Demand grows for heirloom, other specialty grains
Updated: Thursday, February 14, 2013 10:10 AM
Experts say Cascadia region 'North America's answer to Great Britain'
By STEVE BROWN
TACOMA, Wash. -- Grain: It isn't just for bread anymore.
Brewers, distillers and livestock producers are all looking for barley, wheat and other grains that can be grown west of the Cascade Mountains.
Cascadia, also called the Salish Coast Region, stretches from Eugene, Ore., north to British Columbia. The area's population centers and growing conditions make for a sustainable economy, a possibility discussed at the Cascadia Grains Conference.
"This is one of six places on Earth with this climate," said Wayne Carpenter, founder of Skagit Valley Malting and Brewing Co.
West Side conditions make for a lower-protein barley, whose malt is prized by microbrewers because it creates a clear brew with more flavor differences. Great Britain has been the source of low-protein barley malt, but Carpenter said he has been told that "the Salish Coast Region could be North America's answer to Great Britain."
With the area's 135 craft breweries, more than 60 craft distilleries are ready to tap into the local-food trend, creating whiskey, vodka, gin and a variety of liqueurs.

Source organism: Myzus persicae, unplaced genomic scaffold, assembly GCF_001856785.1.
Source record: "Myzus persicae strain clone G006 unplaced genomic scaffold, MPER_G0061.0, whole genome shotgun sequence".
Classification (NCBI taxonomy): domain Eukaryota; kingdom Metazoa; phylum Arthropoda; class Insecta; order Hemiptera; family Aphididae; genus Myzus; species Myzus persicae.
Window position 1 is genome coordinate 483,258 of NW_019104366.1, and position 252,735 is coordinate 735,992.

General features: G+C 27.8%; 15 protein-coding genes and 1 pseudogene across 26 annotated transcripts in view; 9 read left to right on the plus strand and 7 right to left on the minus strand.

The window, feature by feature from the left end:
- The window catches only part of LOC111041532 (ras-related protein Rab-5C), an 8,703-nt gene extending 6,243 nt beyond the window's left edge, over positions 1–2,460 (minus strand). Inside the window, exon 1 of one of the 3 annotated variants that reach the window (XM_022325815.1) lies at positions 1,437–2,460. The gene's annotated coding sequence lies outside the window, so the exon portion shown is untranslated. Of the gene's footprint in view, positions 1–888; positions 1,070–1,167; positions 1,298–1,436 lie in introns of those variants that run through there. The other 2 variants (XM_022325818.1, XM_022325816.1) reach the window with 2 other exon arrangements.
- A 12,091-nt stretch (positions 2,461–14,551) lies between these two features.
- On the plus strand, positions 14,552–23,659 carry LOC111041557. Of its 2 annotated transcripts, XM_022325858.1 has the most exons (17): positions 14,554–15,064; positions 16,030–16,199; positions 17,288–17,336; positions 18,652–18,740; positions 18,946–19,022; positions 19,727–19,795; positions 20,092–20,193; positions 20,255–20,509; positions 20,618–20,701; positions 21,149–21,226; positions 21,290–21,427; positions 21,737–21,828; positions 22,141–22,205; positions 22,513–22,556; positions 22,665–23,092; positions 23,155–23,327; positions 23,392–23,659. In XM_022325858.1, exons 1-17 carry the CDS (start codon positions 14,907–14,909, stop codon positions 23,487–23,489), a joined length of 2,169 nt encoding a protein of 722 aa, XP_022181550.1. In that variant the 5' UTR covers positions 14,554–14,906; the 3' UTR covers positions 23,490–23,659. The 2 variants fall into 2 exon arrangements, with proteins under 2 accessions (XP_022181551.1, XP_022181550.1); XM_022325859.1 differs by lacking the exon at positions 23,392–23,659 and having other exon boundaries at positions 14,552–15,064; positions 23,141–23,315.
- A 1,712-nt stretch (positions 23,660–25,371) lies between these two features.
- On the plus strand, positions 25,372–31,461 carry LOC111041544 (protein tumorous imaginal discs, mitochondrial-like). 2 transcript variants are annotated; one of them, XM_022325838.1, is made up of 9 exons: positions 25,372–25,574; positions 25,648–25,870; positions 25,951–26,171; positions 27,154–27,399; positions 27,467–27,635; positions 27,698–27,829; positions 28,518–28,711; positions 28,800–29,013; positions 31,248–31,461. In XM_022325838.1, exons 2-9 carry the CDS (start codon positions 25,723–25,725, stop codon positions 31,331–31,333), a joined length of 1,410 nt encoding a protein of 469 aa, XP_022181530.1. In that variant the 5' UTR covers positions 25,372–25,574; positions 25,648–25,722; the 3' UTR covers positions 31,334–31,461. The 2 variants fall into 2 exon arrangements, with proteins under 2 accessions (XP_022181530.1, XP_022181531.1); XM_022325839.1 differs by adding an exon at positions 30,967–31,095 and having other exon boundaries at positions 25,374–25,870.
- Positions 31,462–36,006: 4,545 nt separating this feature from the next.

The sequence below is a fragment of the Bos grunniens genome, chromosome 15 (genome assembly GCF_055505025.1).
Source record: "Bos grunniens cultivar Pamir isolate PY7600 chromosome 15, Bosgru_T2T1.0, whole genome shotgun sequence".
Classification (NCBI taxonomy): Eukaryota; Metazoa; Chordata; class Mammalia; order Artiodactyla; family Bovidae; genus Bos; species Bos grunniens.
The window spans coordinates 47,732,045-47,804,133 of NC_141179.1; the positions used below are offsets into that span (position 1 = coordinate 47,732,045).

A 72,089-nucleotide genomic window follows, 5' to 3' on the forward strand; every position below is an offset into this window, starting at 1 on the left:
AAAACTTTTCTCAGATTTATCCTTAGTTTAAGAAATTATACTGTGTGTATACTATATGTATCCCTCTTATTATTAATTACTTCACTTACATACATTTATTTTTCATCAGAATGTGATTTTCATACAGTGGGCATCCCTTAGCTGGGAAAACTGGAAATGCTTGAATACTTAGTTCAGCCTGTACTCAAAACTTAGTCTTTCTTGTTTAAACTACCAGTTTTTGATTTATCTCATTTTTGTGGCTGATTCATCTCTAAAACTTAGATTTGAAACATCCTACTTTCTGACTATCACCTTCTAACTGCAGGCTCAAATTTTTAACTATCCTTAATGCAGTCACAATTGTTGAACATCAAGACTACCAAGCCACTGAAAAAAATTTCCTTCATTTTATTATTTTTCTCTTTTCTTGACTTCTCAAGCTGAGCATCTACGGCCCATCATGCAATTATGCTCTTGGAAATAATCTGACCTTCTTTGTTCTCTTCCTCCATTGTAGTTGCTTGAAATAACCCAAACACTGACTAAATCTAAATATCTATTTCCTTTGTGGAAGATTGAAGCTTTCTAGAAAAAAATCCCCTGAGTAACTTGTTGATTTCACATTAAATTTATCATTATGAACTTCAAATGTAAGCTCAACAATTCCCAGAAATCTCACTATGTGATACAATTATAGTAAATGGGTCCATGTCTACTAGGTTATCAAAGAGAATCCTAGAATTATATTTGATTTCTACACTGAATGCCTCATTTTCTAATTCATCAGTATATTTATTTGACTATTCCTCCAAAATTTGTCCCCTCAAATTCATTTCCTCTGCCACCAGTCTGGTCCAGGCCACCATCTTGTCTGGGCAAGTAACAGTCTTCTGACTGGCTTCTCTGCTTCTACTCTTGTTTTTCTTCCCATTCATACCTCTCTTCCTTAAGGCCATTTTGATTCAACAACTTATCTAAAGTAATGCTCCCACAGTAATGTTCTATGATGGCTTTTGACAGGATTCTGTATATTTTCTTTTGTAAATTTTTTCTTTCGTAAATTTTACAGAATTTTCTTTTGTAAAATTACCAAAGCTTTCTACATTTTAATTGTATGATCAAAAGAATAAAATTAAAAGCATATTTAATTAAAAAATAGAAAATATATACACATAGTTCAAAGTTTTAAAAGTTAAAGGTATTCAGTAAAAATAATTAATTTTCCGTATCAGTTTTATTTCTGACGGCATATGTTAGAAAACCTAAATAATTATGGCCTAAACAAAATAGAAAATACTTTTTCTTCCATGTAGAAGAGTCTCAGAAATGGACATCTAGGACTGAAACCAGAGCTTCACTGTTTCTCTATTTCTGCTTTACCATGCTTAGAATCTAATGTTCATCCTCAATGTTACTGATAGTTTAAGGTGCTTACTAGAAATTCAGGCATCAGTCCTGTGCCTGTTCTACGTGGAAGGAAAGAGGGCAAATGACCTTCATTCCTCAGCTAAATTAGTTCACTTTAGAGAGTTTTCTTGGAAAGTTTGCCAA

Interest is also growing in heirloom grains. Dennis Gilliam, executive vice president for sales and marketing at Bob's Red Mill Natural Foods in Milwaukie, Ore., defined heirloom as "something that hasn't been genetically modified and can be traced back quite a ways."
Bob's has found a ready market for such crops as einkorn, emmer, kamut, teff, quinoa and amaranth. Even chia, best known as a decorative plant, was for centuries used as a "superfood" by the Aztecs.
"People are looking for what's new, even if it's old," Gilliam said.
Specialty grains are popular for their nutritional value, their uniqueness and their "story," he said. Building on those assets calls for new ways to grow, handle and store grain, working with smaller quantities and precise qualities.
"But we need a consistent supply," he said. "We have the market for it. I challenge you to work with us."
Demand for gluten-free products is also building. Jim Kropf, of Julie's Gluten-Free Bakery in Puyallup, Wash., said the bakery opened its doors five months ago and has grown since.
People seek out gluten-free food because they feel better when they eat it, they lose weight or their doctors suggested it.
Alternatives to wheat flour include oats, millet, sorghum, almond, potato, corn, chickpea, rice, tapioca and heirloom grains.
Like organic food used to be, there is no certification process for gluten-free foods yet, he said.
Of the 400 products at Bob's Red Mill, 70 are gluten-free, Gilliam said. All grains are cleaned, inspected and tested and processing is done at a separate facility.
"The world is hungry for it," he said. "It's no longer just for people with celiac."